Parents, caregivers, counsellors and educators wondering how they can help will find various guidelines on child and adolescent grief. In this online workshop explanations are broken down into a range of ages and experiences, and information about what to say, who should say it, what to look out for and how to help.

(Picture: publicdomainpictures)

The online workshops addresses the following:

  • Reactions form children between 2 and 4
  • Reactions form children between 4 and 7
  • Reactions form children between 7 and 13
  • Reactions form children between 13 and 18
  • When is professional help necessary?
  • Taking care of your own grief
  • How you as a professional (educator, counsellor or care giver) can help.

Course is compiled by Dr Barbara Louw and as facilitator she will monitor your progress and make suggestions when needed. She also presents group workshops and face to face counselling on this topic.


The online, self-paced workshops are in English and Afrikaans.

Starts on 29 February 2020.

The cost is R 400.

We use a secure online payment system. If you are uncomfortable with online payment, please use the off line EFT option. You will receive an invoice and as soon as you confirmation of payment is received you will have access to the material.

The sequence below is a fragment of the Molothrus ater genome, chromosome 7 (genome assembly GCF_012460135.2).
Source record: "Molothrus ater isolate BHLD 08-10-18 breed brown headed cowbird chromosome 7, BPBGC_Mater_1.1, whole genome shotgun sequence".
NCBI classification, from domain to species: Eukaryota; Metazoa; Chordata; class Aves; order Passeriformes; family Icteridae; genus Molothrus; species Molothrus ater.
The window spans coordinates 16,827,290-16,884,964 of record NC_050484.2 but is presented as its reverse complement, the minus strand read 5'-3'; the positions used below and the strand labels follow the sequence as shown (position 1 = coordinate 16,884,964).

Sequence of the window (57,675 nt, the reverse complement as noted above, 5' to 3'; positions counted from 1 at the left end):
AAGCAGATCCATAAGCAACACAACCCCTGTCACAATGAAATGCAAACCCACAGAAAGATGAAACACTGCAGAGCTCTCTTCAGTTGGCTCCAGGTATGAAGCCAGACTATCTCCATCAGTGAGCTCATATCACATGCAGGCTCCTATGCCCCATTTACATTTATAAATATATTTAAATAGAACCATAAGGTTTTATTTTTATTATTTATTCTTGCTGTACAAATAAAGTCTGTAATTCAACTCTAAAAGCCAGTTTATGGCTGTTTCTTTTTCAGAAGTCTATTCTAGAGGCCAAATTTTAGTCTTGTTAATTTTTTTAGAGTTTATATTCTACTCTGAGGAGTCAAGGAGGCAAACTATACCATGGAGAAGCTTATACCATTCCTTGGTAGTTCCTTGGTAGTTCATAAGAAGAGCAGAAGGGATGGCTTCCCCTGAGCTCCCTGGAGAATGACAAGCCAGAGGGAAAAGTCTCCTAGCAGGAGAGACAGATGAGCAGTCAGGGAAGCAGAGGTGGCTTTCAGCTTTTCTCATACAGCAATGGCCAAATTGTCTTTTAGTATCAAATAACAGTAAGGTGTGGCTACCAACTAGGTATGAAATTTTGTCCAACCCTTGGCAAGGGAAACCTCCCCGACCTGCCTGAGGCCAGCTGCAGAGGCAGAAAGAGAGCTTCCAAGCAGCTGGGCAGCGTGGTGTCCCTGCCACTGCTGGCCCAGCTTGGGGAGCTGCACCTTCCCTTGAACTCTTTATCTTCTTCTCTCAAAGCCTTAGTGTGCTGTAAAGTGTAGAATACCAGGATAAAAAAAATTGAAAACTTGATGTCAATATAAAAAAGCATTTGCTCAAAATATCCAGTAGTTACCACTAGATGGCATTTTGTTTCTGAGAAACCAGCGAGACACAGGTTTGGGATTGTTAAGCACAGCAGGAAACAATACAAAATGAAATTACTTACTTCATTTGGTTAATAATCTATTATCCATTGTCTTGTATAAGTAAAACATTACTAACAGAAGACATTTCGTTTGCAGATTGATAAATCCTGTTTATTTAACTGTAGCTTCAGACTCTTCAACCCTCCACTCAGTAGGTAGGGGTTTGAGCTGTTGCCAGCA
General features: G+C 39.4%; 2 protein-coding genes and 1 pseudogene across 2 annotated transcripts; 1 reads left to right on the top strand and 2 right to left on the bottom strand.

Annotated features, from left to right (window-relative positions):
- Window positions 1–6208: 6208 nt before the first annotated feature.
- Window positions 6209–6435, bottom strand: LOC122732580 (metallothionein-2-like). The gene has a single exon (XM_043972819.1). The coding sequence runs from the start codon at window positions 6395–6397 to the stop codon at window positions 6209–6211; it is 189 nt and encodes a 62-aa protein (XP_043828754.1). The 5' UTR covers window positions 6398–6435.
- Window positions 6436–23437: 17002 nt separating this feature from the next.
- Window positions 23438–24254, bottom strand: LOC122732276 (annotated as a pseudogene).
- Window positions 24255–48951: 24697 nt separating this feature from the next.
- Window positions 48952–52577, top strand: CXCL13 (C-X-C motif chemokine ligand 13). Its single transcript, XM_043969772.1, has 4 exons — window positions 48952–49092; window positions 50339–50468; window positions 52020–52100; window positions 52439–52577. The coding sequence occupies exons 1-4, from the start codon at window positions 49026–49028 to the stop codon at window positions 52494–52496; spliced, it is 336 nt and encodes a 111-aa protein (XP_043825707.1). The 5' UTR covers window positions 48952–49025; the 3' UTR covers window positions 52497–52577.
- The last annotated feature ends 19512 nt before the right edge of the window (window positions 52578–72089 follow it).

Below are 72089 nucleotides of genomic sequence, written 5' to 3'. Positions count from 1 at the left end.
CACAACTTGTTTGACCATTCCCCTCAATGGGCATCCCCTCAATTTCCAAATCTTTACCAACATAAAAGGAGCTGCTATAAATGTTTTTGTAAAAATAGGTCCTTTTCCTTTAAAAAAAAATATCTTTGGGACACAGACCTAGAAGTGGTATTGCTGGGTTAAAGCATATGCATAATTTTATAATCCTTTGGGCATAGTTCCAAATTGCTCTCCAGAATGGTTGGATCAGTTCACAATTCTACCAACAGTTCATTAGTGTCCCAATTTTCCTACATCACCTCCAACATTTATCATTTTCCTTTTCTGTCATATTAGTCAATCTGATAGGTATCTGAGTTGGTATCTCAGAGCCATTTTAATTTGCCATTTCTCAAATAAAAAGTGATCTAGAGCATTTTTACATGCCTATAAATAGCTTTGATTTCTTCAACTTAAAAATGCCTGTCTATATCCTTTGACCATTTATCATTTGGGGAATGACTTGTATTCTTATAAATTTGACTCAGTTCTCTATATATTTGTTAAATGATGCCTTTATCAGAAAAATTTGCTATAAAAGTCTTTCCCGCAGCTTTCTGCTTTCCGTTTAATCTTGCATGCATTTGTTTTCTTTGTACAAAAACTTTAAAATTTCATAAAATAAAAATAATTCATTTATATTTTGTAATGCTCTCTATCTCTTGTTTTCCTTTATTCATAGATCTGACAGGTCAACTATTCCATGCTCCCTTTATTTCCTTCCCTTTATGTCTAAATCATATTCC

CPD points from CPSC/ACRP and CPTD points from SACE applies.

You will be able to download your certificate immediately after you complete the course.




Free Colour Page/s

Colour page 01





tn Boelie Algemeen

Bullying touches the community on multitude levels. We are committed to help our society heal and become well by creating awareness and educating parents, educators, pastors and counsellors how to deal with bullying.

Children will be introduced to the project under the colourful banners of "Be A Buddy Project", with a bear as the mascot.

Our approach to dealing with the effects, causes and aftermath of bullying includes solutions focused interventions. At every talk, workshop and seminar we present, we work with the school, church or workplace to explore solutions that are suitable for them.

Here is a set of 'Stop Bullying'- posters to assist you to raise awareness in your organization.

Please download, print and spread as wide as possible!

Bully Free Zone! - Posters

tn Bully Free Zone 01 Red tn Bully Free Zone 02 Red

tn Bully Free Zone 03 Red tn Bully Free Zone 04 Red

Awareness of Concerns - Posters

tn Bully Health Concerns tn Bully Safety Concerns tn Bully Concerns School Life

 Afrikaanse plakkate hier beskikbaar!



Social media addiction

Warning Signs of Social Media and Internet Addiction:

  • Compulsive use of the internet
  • Failed attempts to control behaviour
  • Neglecting sleep to stay online
  • Even online when using the toilet
  • Lower appetite
  • Withdrawing from studying and working
  • Becoming very angry when the internet is disconnected.
  • Extreme FEAR of missing out (also known as FOMO)


Dr Barbara Louw compiled our online workshop on Dealing with Cyberbulling.  This self-paced workshop provides a valuable oversight on aspects of this fast growing problem.

Let's Stop Bullying in our communty!

We offer counselling, coaching and training fro parents, granparent, teachers, counsellors and pastors.

There are CPD points awarded for this online workshop.